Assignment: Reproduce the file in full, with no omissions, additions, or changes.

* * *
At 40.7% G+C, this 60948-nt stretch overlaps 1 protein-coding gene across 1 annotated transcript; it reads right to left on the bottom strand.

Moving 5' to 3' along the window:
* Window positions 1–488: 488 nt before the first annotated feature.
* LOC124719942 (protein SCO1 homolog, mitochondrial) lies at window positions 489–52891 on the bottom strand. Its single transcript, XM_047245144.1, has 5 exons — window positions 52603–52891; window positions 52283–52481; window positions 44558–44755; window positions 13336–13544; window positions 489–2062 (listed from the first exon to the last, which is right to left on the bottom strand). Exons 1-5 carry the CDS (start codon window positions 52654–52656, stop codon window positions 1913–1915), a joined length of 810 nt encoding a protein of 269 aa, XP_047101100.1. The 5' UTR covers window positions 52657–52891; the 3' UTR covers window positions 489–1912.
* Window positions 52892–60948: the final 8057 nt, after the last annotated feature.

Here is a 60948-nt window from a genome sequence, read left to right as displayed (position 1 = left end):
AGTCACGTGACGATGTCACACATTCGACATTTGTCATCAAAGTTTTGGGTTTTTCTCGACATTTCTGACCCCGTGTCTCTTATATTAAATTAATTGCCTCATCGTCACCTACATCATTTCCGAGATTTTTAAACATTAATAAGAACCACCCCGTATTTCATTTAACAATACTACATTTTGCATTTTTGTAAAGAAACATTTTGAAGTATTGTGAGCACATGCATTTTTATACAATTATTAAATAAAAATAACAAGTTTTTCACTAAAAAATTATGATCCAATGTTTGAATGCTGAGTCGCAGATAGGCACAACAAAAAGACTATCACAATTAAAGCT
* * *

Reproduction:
At 40.7% G+C, this 60948-nt stretch overlaps 1 protein-coding gene across 1 annotated transcript; it reads right to left on the bottom strand.

Moving 5' to 3' along the window:
* Window positions 1–488: 488 nt before the first annotated feature.
* LOC124719942 (protein SCO1 homolog, mitochondrial) lies at window positions 489–52891 on the bottom strand. Its single transcript, XM_047245144.1, has 5 exons — window positions 52603–52891; window positions 52283–52481; window positions 44558–44755; window positions 13336–13544; window positions 489–2062 (listed from the first exon to the last, which is right to left on the bottom strand). Exons 1-5 carry the CDS (start codon window positions 52654–52656, stop codon window positions 1913–1915), a joined length of 810 nt encoding a protein of 269 aa, XP_047101100.1. The 5' UTR covers window positions 52657–52891; the 3' UTR covers window positions 489–1912.
* Window positions 52892–60948: the final 8057 nt, after the last annotated feature.

Here is a 60948-nt window from a genome sequence, read left to right as displayed (position 1 = left end):
AGTCACGTGACGATGTCACACATTCGACATTTGTCATCAAAGTTTTGGGTTTTTCTCGACATTTCTGACCCCGTGTCTCTTATATTAAATTAATTGCCTCATCGTCACCTACATCATTTCCGAGATTTTTAAACATTAATAAGAACCACCCCGTATTTCATTTAACAATACTACATTTTGCATTTTTGTAAAGAAACATTTTGAAGTATTGTGAGCACATGCATTTTTATACAATTATTAAATAAAAATAACAAGTTTTTCACTAAAAAATTATGATCCAATGTTTGAATGCTGAGTCGCAGATAGGCACAACAAAAAGACTATCACAATTAAAGCT